The Chinese central bank, the People’s Bank of China (PBOC), released a bill on Friday aimed at providing regulation and legitimacy for the central bank’s future digital currency (CBDC), the digital yuan.
The draft law states that the yuan is the official currency of the People’s Republic of China, whether in physical or digital form.
The bill also appears to target third-party efforts against RMB-backed digital currencies, as individuals and institutions are prohibited from creating and issuing currencies designed to “replace” the circulation of RMB digital. The move will likely criminalize all RMB-backed coins that have not been sanctioned by the state.
Punishments against violators of this proposed law are harsh, including confiscation of all profits, destroying all tokens, imposing a fine of not less than five times the illegal amount, in addition to the possibility of prosecution and imprisonment.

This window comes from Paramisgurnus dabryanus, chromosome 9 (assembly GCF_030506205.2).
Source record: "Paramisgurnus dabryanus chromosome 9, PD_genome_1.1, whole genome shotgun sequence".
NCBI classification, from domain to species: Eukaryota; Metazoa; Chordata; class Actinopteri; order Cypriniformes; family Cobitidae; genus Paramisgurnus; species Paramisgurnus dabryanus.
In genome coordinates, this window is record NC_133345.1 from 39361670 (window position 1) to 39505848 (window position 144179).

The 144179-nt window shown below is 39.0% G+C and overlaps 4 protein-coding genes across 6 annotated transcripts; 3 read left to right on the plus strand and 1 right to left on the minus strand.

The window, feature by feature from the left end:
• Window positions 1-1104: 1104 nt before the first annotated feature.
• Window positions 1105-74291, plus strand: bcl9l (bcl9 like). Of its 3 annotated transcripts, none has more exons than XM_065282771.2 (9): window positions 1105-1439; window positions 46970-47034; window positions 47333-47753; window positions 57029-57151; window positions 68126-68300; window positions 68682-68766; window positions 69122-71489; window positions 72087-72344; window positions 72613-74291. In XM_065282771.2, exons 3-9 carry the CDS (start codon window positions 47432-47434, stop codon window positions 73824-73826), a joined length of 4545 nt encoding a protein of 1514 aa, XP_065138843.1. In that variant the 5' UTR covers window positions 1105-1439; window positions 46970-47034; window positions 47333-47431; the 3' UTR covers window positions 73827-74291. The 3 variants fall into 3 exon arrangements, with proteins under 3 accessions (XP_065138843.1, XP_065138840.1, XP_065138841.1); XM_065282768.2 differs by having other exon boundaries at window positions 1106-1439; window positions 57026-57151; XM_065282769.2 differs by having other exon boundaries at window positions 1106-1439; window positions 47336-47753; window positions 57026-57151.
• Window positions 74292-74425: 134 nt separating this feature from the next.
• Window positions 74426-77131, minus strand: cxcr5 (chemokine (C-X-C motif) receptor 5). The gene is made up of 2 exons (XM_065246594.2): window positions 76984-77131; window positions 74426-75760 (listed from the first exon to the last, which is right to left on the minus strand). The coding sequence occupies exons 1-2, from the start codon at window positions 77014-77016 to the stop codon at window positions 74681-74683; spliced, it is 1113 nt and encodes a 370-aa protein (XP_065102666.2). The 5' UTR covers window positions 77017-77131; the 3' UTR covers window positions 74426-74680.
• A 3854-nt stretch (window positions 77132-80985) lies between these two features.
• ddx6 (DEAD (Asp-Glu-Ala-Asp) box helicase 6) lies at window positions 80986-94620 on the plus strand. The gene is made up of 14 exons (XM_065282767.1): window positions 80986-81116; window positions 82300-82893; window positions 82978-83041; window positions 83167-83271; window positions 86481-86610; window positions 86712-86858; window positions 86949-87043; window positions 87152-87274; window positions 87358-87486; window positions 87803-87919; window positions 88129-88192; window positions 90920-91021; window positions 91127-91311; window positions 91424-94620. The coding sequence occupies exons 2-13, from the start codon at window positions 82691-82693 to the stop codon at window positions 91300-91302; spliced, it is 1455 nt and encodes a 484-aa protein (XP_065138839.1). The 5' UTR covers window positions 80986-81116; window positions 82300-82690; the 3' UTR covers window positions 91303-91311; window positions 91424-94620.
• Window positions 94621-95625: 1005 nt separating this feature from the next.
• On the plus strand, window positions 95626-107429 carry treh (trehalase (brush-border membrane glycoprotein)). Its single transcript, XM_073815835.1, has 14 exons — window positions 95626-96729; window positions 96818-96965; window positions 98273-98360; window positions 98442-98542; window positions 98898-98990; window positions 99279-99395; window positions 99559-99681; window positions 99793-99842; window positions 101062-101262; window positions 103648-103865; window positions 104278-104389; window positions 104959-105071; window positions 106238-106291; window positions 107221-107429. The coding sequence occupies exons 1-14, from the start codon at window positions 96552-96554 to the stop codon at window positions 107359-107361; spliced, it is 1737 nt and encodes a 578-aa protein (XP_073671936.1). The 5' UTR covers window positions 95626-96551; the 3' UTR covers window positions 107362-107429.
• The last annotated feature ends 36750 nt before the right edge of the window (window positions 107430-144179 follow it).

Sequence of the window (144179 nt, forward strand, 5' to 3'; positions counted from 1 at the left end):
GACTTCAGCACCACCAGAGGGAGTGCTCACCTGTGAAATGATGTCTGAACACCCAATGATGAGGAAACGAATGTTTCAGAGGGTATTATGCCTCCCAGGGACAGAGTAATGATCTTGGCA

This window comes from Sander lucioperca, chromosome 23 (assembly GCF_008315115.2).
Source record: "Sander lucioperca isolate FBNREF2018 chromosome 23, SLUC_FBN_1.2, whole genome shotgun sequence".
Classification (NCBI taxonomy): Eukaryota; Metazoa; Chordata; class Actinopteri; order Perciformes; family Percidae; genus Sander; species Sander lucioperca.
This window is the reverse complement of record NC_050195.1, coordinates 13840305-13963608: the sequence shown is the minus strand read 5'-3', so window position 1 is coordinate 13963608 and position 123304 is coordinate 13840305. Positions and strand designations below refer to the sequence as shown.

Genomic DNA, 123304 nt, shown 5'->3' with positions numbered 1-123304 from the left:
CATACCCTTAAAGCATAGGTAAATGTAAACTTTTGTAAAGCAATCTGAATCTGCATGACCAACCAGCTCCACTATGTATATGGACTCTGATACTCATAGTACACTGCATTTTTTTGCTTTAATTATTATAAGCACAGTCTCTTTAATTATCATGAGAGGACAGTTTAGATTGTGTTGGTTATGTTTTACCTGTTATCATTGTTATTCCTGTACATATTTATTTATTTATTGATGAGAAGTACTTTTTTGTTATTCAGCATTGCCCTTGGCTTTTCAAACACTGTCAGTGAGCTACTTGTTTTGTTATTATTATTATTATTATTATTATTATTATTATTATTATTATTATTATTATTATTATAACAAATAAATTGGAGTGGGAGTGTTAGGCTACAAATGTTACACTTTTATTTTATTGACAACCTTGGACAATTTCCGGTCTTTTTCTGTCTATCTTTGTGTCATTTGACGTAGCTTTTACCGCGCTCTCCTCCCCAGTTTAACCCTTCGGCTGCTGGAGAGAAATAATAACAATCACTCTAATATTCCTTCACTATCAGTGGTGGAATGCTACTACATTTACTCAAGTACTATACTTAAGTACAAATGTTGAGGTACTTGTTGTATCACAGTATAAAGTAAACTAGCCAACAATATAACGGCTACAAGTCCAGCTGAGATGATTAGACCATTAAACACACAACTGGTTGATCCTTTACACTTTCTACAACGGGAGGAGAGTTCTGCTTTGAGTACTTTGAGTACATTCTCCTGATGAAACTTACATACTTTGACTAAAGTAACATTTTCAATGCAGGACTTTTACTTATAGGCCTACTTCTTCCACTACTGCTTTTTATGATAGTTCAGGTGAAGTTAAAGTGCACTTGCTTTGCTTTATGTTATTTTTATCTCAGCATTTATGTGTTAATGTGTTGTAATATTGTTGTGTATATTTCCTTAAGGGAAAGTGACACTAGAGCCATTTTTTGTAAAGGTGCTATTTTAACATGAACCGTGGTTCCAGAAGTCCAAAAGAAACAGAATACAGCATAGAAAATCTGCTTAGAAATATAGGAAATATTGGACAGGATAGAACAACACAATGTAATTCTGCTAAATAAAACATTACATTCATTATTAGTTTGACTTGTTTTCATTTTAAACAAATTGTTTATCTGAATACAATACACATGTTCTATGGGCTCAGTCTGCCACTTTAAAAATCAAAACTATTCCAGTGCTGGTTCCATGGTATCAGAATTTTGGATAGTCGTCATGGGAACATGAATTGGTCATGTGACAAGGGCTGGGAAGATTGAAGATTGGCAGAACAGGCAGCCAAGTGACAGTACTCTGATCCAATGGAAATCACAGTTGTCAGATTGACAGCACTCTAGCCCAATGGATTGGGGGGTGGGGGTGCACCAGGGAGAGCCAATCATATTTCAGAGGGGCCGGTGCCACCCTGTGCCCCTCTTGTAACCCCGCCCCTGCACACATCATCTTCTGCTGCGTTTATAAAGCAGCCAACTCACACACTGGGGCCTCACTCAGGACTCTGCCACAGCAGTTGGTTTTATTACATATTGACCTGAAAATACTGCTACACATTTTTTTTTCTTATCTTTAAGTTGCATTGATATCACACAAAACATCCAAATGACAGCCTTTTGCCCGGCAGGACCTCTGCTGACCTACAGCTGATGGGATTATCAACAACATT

The People’s Bank of China confirmed that the new draft law is under public consideration until November 23, 2020.
Previous reports indicated that China hoped to officially launch a digital version of the yuan ahead of the Beijing Winter Olympics in February 2022. In addition, earlier this month, China conducted a major test of the digital yuan system in Shenzhen, with some 47,500 residents demanding With 200 yuan ($ 30) in digital currency, which they then used in 3,389 stores across the city.
This regulatory step is also the latest in the global trend towards CBDC. The Bank for International Settlements told Cointelegraph that it has worked with seven central banks to define the basic principles needed for all publicly available central bank currencies to help central banks achieve government policy goals.